That doesn’t mean that they’re all peaches and cream. The Sealy can be a proud and independent dog. Although they are very trainable, these dogs are best suited to a consistent owner. When taught how to behave, they are very loving towards their families. Early socialization can help them be friendlier with strangers.
The Sealy is fairly healthy. Moderate exercise will help them to stay healthy and better behaved indoors.
Care of the Sealyham Terrier
This breed is a good choice for owners that want a hardy small dog. Although their coats can require extra care for the show ring, pet Sealies can be surprisingly low maintenance.
The Sealyham Terrier has a lot of hair. This means that they can overheat in extreme temperatures. It is important to keep plentiful water and shade available. Otherwise, they are fairly tolerant of a wide variety of temperatures. Their soft hair tends to mat, so they are not as weather resistant as some breeds.
Although the Sealy is an energetic breed, they are not so difficult to exercise. They do best with a safe, enclosed yard. When they have the space, they are often able to exercise themselves. This breed enjoys running about and playing with their humans too!
Regular walks are also appreciated. This will ensure that they receive directed activity, and get all their excess energy out. Their legs aren’t as long as some other terriers, so they may not be able to keep up on long runs or bike rides.
These dogs will let you know if they are not getting enough exercise. They can become quite the little terrors when they do not receive enough activity – think lots of barking and digging!
Shedding and Grooming
This breed is a double-edged sword. On the one hand, they barely shed. On the other, their coats can be quite difficult to maintain. The Sealy’s white coat can be prone to grass stains. Baths can help, but be careful to keep them sporadic and use veterinarian recommended shampoo to avoid skin irritation.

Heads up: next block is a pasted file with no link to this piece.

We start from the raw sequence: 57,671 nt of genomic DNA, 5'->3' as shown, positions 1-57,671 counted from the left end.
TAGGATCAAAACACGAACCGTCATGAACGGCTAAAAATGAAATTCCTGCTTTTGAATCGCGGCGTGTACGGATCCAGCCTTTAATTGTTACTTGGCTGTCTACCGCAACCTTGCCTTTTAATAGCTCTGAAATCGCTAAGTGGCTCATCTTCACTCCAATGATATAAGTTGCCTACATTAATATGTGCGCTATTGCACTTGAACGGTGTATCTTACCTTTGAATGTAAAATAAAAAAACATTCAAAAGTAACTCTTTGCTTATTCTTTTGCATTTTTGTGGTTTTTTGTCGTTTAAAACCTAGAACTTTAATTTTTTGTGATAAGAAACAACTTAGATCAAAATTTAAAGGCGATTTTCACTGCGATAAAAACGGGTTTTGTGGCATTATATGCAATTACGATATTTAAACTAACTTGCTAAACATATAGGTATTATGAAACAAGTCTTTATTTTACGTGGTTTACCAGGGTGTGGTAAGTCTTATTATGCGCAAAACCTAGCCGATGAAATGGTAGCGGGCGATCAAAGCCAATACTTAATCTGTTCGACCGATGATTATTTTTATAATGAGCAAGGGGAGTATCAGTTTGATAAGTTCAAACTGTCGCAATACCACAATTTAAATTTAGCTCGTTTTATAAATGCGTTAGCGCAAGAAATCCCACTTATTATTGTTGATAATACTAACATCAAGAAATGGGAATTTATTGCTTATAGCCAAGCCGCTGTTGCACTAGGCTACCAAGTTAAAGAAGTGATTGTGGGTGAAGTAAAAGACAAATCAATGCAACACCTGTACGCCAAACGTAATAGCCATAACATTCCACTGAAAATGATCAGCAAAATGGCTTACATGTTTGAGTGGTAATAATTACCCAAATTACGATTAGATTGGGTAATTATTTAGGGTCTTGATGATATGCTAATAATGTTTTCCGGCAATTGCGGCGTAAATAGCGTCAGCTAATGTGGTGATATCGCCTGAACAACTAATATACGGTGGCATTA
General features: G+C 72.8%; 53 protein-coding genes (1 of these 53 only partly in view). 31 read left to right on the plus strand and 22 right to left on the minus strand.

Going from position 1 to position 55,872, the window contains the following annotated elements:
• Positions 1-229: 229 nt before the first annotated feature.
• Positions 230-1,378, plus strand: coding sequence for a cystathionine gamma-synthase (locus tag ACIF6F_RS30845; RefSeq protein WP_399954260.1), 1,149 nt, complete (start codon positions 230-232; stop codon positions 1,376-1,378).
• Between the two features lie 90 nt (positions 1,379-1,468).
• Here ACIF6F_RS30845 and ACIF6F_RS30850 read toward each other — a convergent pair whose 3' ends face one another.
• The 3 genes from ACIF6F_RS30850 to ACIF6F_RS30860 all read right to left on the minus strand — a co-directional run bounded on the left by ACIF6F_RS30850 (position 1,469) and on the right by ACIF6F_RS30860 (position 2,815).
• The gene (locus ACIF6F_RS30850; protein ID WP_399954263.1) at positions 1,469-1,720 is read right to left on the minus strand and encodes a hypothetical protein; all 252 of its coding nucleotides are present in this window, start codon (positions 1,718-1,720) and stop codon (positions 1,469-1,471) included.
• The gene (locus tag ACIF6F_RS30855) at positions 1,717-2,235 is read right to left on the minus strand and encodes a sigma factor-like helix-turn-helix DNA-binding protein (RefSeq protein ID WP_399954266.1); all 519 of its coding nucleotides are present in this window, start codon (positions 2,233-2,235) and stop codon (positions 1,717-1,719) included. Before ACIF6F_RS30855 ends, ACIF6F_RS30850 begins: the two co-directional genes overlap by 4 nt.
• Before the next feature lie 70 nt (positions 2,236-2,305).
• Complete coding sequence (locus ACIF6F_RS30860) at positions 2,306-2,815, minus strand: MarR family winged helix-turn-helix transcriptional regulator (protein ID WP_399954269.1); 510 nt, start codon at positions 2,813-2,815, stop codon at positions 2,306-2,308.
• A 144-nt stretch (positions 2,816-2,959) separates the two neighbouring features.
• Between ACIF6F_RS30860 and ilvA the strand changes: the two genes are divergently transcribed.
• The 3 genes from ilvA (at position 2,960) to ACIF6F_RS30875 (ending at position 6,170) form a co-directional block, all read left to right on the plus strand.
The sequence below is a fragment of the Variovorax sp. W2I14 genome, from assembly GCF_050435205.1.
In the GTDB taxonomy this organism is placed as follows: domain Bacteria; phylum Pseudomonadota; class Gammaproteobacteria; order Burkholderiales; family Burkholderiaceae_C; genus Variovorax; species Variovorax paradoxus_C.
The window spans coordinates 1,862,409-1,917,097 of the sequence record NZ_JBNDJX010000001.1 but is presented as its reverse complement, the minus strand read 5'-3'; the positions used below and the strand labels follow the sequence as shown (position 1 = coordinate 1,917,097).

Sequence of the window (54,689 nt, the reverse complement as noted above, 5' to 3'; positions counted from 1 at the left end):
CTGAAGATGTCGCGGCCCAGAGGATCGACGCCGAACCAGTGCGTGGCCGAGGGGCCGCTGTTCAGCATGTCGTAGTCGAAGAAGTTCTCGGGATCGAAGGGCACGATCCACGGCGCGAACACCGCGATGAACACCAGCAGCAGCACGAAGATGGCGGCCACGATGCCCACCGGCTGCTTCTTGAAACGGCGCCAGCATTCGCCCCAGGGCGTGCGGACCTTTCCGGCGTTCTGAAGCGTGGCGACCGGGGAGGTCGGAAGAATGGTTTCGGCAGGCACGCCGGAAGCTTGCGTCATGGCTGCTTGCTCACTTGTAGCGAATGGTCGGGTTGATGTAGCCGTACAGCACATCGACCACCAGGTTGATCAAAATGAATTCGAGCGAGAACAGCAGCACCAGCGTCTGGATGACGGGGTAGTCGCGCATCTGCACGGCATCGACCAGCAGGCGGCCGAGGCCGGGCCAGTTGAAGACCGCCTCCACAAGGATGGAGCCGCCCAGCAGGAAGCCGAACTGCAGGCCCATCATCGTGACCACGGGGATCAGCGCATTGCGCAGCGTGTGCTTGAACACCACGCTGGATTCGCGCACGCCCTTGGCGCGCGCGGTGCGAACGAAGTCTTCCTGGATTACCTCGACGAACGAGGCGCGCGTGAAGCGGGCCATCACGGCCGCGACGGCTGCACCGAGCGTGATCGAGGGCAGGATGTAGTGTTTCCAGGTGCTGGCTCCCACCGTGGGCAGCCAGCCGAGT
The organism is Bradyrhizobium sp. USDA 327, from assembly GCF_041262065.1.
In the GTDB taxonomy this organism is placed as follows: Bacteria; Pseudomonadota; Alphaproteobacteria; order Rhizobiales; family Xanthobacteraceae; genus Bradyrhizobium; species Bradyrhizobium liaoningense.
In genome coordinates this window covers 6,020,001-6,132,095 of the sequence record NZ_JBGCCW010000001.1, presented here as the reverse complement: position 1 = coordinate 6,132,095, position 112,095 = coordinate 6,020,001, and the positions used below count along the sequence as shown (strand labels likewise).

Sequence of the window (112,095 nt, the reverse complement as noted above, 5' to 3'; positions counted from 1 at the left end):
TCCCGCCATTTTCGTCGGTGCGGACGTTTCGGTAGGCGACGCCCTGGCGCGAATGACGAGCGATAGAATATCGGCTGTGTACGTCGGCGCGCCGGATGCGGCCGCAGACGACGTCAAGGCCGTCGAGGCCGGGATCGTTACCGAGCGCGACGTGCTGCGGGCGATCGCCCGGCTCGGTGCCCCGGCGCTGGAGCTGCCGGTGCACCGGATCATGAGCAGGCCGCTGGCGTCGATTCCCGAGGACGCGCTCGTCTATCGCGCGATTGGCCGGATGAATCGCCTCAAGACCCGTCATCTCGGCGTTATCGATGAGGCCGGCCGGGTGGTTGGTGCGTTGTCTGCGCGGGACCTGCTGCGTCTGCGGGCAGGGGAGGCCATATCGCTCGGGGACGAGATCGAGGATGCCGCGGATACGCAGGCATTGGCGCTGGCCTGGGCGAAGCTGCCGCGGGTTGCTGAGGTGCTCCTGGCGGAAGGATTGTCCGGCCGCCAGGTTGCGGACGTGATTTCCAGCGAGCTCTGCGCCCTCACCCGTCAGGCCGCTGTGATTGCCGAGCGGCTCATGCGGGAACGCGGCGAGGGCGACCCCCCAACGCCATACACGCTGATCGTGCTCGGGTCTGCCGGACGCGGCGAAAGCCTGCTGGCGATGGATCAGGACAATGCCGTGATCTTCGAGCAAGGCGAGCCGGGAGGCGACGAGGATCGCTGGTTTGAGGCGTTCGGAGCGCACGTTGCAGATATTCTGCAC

Their coats also mat quite easily. They should be brushed at least a few times a week to avoid excessive tangles. Periodic clipping will also be necessary.
Ideal Home Environment
This breed is great for a home that appreciates the terrier tenacity, but wants a dog that also enjoys hanging out with the family. An ideal owner can handle the Sealyham Terrier’s independent personality.
They may not be well suited for families with small children, because they do not tolerate teasing well. Their short legs are surprisingly powerful, but still may not be able to keep up with extremely athletic owners.
Families will also have to deal with a high maintenance coat. On the plus side, there’s no shedding to deal with, so they could be great for people with allergies.
Thankfully, this breed is quite healthy. Generally, their biggest health concerns are not life-threatening. Many Sealies have to deal with allergies, especially of the skin. Some also have problems with ear or eye infections, especially when their coats are kept long.
Like most terriers, the Sealy can simply have too much energy for his own good. They can become destructive or bothersome if they don’t have an outlet for their energy.
This breed also has some trouble with guarding food. It is important to stop this behavior while these dogs are young.